Japan and the United States have agreed to consider tackling further U.S. tariffs on Japanese steel and aluminum imports throughout a bilateral meeting in Tokyo, Japan’s industry ministry stated.
The meeting was held among Japan’s Industry Minister Koichi Hagiuda and U.S. Commerce Secretary Gina Raimondo. However, a ministry official stated that they did not consider concrete measures and had no date for the talks.
On Friday, the United States said it would open talks. They could ease those tariffs, long-standing trouble in trade relations within the two.
Japan earlier this month asked the United States to eliminate the “Section 232” tariffs required by former U.S. President Donald Trump’s administration in 2018.
Hiroyuki Hatada, a director at the Ministry of Economic, Trade, and Industry (METI), stated that Japan urged the United States again for a complete resolution of further tariffs consistent with WTO rules as Japan has been asking since 2018.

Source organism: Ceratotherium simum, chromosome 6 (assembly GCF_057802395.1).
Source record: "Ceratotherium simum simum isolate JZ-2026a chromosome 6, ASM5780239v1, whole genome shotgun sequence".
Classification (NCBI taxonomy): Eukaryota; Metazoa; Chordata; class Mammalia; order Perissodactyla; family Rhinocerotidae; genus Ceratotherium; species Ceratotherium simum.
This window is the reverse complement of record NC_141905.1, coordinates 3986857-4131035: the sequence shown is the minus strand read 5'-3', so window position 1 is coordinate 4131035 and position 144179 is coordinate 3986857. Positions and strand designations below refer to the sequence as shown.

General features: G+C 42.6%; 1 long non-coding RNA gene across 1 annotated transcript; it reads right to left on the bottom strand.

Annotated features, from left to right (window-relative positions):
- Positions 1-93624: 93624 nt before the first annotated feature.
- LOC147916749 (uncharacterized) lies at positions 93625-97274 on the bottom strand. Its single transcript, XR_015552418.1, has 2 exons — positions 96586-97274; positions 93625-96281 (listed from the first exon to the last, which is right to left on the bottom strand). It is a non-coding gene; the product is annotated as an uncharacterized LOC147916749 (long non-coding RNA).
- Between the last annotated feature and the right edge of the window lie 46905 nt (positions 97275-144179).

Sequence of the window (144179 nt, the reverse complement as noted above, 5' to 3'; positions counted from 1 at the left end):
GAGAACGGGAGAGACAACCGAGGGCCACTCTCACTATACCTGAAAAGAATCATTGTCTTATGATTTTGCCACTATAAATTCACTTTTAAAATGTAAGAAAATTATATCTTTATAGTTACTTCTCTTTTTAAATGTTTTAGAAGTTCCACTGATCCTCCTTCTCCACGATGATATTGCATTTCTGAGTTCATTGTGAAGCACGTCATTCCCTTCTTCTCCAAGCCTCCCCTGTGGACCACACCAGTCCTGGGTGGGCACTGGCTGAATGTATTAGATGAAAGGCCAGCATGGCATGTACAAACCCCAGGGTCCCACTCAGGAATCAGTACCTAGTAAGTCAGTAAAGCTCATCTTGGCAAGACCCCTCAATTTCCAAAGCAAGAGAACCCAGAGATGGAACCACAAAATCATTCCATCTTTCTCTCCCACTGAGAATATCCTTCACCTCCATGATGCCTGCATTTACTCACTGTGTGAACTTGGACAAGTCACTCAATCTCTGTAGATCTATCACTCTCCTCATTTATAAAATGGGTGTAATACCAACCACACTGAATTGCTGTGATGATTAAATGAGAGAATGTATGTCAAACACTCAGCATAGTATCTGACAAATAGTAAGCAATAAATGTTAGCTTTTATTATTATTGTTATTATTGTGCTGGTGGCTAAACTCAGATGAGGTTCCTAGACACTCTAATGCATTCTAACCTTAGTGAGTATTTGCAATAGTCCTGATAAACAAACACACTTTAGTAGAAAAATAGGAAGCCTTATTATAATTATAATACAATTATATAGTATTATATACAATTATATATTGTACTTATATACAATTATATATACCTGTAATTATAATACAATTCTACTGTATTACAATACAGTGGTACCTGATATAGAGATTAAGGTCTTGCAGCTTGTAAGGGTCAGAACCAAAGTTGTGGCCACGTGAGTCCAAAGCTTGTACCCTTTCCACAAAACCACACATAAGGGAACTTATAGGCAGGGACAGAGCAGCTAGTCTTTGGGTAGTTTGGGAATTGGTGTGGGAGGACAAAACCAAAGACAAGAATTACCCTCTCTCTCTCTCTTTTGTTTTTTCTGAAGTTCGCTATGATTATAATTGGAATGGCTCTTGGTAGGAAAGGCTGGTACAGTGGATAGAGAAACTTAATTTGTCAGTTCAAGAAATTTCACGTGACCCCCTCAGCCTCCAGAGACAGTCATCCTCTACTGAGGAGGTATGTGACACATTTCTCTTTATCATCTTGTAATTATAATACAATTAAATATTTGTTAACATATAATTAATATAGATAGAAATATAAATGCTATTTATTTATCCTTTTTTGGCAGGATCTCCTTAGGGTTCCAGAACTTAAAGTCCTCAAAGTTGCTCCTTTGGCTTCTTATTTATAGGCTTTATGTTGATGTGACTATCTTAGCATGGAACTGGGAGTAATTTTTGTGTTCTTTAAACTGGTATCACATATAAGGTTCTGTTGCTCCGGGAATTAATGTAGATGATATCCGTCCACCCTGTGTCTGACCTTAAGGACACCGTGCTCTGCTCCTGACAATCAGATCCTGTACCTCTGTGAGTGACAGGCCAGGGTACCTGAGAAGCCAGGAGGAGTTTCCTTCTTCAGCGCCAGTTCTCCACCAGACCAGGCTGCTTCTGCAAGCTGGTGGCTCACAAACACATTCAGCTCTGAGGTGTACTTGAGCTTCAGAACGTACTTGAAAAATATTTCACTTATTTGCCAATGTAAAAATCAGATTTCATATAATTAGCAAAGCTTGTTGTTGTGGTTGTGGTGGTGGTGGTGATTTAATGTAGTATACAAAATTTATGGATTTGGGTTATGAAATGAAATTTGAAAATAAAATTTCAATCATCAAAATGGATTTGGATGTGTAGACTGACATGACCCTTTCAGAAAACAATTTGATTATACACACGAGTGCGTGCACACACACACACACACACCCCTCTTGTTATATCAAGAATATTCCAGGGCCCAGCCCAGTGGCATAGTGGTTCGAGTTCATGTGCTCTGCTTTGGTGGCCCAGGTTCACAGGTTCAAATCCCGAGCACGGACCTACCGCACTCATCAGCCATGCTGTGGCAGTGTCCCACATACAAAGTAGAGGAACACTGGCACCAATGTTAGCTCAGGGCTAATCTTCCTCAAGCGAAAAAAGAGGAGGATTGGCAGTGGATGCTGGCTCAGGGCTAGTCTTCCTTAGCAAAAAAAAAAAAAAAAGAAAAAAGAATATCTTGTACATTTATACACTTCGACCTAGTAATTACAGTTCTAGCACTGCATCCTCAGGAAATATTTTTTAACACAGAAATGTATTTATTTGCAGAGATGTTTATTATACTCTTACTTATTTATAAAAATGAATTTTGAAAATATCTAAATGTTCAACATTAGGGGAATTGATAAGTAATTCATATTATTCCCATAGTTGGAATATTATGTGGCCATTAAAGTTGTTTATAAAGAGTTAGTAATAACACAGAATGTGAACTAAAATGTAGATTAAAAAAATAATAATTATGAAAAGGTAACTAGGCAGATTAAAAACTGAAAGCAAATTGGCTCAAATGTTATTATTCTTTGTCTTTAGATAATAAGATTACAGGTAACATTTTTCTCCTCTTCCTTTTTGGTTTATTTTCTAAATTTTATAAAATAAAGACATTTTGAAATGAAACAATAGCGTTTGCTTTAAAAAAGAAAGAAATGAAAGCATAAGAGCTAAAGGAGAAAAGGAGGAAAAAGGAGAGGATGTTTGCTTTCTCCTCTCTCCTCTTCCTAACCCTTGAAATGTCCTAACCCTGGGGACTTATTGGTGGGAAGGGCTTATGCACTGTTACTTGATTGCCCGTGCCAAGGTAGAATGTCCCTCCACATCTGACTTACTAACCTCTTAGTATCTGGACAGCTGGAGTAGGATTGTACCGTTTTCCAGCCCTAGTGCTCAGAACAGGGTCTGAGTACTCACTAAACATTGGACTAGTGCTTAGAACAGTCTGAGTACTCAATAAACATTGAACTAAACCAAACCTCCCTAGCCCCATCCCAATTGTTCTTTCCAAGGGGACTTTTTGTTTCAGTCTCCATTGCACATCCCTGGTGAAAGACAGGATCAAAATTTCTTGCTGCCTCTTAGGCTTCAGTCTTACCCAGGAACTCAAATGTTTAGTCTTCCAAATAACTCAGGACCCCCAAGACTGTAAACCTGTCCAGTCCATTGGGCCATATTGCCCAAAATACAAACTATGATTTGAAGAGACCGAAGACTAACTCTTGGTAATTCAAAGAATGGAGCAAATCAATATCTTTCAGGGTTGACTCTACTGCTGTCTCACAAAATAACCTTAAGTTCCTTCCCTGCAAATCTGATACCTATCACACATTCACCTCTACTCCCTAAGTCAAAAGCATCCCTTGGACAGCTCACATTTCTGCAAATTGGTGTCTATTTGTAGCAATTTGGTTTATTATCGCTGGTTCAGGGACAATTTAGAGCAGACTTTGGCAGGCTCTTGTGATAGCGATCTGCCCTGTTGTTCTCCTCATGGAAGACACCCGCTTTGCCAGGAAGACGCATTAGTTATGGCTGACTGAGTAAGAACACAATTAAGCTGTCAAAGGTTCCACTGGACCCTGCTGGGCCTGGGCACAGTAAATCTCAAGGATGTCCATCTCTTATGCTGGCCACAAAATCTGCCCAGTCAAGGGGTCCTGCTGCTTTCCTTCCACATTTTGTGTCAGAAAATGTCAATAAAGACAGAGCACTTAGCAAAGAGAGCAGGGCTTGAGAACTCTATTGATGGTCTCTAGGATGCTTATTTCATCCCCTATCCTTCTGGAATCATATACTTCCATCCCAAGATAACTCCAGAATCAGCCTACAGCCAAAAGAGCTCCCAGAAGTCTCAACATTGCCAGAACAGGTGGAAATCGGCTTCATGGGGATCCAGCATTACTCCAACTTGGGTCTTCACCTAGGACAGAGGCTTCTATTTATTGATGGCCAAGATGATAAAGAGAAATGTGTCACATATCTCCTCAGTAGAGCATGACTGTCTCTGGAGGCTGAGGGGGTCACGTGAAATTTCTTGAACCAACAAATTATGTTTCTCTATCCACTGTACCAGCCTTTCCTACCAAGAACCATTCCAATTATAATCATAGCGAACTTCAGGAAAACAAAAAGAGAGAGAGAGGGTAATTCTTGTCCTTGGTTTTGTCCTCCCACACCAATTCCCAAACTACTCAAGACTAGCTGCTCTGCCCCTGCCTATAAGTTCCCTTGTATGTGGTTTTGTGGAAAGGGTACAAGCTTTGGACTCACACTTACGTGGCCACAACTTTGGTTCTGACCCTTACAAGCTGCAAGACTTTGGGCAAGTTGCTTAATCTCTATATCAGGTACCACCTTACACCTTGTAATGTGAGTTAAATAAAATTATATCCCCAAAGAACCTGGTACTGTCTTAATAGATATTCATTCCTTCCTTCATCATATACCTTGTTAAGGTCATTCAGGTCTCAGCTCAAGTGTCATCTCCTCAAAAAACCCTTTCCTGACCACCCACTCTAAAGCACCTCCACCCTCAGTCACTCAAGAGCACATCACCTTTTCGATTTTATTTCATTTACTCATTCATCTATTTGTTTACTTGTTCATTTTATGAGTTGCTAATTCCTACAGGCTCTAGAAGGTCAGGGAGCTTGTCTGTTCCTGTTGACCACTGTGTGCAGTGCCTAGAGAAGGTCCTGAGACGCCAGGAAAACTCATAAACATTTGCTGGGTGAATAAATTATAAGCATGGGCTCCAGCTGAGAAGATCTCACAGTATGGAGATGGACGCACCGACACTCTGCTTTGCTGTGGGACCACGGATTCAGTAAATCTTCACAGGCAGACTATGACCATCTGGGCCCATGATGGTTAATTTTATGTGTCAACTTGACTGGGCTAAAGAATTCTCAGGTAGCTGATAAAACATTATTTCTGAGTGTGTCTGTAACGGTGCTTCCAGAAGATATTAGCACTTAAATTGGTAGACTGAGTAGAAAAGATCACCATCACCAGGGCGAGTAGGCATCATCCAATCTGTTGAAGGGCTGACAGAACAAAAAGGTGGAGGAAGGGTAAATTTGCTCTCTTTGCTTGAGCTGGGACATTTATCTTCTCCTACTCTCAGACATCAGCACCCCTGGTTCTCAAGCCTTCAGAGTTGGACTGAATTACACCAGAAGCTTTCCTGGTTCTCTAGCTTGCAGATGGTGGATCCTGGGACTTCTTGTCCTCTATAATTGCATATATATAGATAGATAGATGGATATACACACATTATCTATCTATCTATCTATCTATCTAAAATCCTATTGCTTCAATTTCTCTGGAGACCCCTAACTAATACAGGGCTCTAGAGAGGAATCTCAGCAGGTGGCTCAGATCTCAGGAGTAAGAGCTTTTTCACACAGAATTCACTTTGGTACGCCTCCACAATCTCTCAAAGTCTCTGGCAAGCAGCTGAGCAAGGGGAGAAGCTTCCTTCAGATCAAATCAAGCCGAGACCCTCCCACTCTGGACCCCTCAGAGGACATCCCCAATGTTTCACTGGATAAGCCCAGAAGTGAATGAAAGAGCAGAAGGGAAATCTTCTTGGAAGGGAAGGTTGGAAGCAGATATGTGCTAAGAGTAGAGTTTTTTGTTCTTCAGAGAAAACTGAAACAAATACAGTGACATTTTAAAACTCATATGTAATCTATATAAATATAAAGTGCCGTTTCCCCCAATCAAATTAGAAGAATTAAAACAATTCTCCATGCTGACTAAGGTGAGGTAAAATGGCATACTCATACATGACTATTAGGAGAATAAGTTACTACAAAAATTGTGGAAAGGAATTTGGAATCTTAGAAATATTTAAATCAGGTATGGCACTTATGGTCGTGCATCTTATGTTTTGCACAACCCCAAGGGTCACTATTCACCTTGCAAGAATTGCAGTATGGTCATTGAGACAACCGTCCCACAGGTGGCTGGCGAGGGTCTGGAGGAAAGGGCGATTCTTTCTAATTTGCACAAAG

Removal of Trump’s agreement
The United States and European Union have recently agreed to establish a festering conflict over U.S. steel and aluminum tariffs in 2018. This eliminated a burden on transatlantic relations. Moreover, it prevented a spike in EU retaliatory tariffs.
The agreement controls Section 232 tariffs of 25% on steel and 10% aluminum. Meantime it provides “limited volumes” of EU-produced metals into the duty-free United States.
Questioned about how Japan would respond if the United States proposed a similar measure, Hatada said they could assume when they talk about a full resolution consistent with the WTO. Hence, they are discussing the elimination of the additional tariffs.
The two countries have also agreed to set Japan-U.S.According to the industry ministry, the Commercial and Industrial Partnership (JUCIP) cooperates to reinforce industry competitiveness and supply chains.